I created and use these anchor posters to teach and reinforce the mental math strategies. They are also helpful to put on your classroom walls for students to quickly refer to as they are doing math.
Tip #2: Daily Practice – 10-15 Minutes a Day
“To build math fact fluency, the most effective strategy is to give students 10-15 minutes per day to practice using what are called derived facts strategies (DFS). Essentially, DSF’s are using facts you know to solve facts you don’t know.” Sam Strother, Associate Director Developing Mathematical Thinking Institute.
Don’t you love that term- Derived Facts Strategies because it describes the process? We derive from what we know. . . to a new fact. As teachers we MUST make time in our already packed day to provide this 10-15 minutes practice per day. Gone are the days when we can tell the parents to teach it at home. Most parents don’t have the time, or the mathematical understanding to teach using Mental Math Strategies – or DSF. Read Strategies that Increase Math Fact Fluency to learn more about Derived Facts.
Tip #3: Use Engaging Activities
We know from experience and research that students learn best when they feel safe and are engaged in a fun activity – enter math games, student goal setting, and cooperative learning activities!
All of the following activities use these 3 tips and are:
- Based on the Mental Math Strategies
- Take 10-15 minutes per day
- Super engaging!
Students love the superhero theme! Most of the resources in this bundle us these engaging graphics to captivate your students attention from the start! You will find these cute and engaging Super Hero graphics in most of these Addition and Subtraction Fluency Resources. Tell your kids that mental math strategies are their super powers in math!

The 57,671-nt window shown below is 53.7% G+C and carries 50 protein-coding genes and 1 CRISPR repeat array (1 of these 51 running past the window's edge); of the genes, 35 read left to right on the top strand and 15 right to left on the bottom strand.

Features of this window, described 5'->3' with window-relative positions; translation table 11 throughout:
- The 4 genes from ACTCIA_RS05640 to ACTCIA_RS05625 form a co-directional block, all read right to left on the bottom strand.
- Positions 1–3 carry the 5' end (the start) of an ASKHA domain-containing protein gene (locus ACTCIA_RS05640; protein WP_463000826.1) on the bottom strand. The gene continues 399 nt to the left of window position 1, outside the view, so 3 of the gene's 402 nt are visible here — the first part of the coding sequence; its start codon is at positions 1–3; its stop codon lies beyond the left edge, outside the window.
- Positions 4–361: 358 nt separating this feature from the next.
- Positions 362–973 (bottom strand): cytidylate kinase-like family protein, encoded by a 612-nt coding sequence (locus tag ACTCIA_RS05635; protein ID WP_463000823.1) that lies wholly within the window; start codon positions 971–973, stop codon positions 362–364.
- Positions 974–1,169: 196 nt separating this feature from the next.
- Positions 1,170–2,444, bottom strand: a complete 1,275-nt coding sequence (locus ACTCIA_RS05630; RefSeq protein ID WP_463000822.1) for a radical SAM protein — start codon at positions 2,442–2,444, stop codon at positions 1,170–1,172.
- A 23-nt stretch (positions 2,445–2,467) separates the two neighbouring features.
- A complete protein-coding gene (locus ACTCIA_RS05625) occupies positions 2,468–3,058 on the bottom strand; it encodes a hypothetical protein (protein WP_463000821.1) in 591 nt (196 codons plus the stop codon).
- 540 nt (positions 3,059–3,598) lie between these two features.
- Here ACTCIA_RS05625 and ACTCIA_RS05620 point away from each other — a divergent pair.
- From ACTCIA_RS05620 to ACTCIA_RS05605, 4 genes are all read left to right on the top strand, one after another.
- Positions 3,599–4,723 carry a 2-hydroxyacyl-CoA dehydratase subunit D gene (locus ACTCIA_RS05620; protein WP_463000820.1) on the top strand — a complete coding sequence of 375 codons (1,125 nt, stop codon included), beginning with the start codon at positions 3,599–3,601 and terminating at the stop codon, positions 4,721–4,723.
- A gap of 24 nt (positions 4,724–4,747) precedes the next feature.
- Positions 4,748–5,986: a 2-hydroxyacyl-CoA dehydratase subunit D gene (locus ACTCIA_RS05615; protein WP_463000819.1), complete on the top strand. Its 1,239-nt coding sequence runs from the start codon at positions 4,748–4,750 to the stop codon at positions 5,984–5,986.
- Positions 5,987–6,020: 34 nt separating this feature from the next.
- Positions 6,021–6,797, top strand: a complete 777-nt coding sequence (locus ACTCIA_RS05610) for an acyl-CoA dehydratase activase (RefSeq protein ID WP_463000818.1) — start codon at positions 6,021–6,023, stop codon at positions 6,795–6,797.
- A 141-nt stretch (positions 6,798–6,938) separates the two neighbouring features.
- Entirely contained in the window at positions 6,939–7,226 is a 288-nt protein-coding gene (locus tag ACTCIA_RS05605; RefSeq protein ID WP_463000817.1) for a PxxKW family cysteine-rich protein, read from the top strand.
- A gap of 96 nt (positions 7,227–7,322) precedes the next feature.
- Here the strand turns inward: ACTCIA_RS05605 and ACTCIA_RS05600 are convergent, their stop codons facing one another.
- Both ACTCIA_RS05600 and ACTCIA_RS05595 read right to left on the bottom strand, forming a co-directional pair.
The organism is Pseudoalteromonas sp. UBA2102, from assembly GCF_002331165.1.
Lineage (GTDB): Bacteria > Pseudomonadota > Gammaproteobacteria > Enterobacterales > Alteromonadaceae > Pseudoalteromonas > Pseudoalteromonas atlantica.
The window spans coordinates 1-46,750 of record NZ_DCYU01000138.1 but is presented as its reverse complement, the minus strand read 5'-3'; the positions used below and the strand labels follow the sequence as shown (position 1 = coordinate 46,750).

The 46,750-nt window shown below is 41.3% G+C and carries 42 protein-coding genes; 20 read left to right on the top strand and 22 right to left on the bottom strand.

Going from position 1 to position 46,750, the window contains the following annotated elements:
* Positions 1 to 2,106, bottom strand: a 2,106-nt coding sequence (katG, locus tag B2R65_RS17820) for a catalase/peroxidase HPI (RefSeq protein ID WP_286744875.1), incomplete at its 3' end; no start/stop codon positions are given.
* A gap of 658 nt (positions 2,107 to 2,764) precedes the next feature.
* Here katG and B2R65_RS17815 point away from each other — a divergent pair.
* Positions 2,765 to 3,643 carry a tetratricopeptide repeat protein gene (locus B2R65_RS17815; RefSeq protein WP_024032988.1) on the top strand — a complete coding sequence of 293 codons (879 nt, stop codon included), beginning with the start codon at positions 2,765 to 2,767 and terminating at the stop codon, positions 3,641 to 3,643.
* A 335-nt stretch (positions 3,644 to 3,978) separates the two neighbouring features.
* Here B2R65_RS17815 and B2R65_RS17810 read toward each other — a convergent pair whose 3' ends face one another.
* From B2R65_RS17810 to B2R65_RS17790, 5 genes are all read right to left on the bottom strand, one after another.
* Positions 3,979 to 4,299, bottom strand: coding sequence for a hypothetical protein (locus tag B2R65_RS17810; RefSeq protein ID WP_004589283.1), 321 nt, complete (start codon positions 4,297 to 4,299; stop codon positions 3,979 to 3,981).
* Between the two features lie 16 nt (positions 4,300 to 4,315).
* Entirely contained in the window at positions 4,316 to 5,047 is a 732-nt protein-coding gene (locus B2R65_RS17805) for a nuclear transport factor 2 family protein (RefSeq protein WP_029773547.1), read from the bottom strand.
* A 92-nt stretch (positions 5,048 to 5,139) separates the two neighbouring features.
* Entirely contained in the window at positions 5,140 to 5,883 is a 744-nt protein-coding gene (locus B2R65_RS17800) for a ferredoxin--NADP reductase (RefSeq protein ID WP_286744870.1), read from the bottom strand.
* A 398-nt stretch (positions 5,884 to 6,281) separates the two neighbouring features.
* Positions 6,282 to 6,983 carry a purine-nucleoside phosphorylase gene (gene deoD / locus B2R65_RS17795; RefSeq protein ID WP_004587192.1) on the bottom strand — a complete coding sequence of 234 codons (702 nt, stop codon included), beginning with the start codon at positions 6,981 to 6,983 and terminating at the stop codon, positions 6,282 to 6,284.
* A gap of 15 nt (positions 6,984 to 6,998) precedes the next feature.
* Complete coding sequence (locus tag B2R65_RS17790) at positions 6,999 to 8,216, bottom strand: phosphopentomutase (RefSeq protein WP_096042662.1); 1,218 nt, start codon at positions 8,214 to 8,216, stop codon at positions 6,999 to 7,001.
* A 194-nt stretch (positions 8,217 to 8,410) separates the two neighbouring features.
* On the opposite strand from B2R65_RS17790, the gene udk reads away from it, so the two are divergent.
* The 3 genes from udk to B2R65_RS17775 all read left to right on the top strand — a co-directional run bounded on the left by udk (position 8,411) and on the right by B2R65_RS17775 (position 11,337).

Your students will enjoy playing these engaging Super Hero games with their friends and becoming more fluent in their addition and subtraction math facts in the process! Learning Games provide a fun, not-threatening opportunity for students to get the needed practice to become fluent in their math facts.
They will be engaged and having fun. You will not have any papers to grade! Sounds like a WIN WIN! There is a GAME and mini POSTER for each of the following mental math addition strategies mentioned above.
Engaging Partner Activities
‘Fast as a Flash’
Your students will indeed become fast as a flash with this super engaging and motivating activity! Once your students learn the routine, they will increase their math fact fluency in less than 10 minutes a day! And you will have NO PAPERS TO GRADE!
I have been using these engaging activities in my classroom for years and I know from experience that my students got ‘Fast as a Flash’ with addition and subtraction math facts.
I hope you are inspired with these 3 tips!
- Teach the Mental Math Strategies
- Practice 10-15 minutes each day
- Use Engaging Activities
Try one of the games that will help you implement all 3 tips: 1) It uses the mental math strategy, “Count On +2”. 2)Provides great 10-15 minute practice. 3) super engaging!
Get the Game
Your students will enjoy playing this engaging game with their friends and becoming more fluent in their addition math facts in the process!